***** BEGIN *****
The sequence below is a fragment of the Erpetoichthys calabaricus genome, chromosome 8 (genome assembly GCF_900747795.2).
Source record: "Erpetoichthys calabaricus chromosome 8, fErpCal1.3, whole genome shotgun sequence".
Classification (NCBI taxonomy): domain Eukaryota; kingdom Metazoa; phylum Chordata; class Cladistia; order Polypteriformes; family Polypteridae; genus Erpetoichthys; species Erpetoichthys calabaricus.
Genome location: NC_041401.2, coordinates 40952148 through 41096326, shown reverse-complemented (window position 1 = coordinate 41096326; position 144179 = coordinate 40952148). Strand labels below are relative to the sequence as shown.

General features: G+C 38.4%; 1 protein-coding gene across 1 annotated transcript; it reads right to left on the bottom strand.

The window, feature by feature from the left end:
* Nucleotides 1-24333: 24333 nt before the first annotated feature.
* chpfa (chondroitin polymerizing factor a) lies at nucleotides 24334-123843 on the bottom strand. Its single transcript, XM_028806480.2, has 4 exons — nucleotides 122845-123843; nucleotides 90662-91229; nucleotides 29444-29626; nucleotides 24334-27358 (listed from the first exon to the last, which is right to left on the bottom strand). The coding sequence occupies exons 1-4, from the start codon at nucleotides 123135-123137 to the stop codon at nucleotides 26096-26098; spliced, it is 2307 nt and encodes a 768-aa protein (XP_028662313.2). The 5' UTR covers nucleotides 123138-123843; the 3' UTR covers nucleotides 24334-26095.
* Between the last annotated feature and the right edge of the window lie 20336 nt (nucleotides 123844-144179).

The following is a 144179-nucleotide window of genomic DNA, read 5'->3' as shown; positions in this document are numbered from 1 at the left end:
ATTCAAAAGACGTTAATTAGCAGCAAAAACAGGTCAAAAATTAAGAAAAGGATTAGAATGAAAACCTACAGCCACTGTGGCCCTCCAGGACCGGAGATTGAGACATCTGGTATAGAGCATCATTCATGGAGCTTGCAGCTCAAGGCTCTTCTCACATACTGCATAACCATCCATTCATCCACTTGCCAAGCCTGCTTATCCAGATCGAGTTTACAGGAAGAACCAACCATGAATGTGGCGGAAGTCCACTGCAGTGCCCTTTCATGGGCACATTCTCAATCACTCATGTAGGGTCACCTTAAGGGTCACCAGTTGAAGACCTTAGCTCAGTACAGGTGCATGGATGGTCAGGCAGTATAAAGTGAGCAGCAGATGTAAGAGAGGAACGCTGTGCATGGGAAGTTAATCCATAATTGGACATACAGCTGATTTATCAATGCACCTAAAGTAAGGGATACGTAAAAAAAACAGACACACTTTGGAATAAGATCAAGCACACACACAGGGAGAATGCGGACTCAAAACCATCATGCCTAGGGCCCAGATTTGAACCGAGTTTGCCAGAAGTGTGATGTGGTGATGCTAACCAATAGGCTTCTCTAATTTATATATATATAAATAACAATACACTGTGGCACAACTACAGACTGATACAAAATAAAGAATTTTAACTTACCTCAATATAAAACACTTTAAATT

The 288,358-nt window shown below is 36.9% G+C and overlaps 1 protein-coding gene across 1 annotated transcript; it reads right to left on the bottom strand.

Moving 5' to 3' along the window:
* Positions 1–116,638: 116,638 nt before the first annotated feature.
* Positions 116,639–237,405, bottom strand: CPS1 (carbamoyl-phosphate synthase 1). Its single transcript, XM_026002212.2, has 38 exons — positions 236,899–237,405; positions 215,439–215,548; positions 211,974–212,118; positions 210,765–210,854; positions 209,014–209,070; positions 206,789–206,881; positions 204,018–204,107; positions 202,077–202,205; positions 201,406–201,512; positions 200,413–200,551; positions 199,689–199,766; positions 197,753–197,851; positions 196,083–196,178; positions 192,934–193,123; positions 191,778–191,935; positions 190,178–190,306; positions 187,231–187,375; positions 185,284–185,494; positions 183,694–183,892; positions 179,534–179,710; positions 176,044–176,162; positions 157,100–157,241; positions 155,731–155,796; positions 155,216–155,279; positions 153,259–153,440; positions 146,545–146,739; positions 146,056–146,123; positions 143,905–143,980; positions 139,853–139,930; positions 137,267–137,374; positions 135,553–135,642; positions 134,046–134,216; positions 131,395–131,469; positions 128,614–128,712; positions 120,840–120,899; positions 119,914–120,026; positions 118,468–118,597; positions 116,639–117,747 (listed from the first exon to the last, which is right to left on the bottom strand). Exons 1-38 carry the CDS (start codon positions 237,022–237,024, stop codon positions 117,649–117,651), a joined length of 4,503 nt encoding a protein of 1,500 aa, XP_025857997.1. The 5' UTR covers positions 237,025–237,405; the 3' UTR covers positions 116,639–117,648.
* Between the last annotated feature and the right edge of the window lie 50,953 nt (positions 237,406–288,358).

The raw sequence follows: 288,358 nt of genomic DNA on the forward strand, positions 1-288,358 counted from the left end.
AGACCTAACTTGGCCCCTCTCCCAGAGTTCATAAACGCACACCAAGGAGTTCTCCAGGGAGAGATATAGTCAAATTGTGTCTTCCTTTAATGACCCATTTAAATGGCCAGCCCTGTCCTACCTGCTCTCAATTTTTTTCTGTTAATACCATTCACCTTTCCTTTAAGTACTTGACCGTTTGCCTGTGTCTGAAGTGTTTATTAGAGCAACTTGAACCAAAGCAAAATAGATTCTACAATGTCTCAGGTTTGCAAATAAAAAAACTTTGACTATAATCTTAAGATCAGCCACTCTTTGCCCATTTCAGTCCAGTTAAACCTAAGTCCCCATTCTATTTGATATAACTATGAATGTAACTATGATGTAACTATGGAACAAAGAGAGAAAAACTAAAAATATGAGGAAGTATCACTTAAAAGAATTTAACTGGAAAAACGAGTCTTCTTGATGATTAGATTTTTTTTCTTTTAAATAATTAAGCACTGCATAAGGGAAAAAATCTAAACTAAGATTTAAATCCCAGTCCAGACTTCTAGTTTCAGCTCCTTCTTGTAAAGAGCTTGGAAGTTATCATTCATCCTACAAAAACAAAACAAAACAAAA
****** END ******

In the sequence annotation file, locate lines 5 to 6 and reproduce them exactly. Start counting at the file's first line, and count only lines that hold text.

General features: G+C 38.4%; 1 protein-coding gene across 1 annotated transcript; it reads right to left on the bottom strand.

The window, feature by feature from the left end: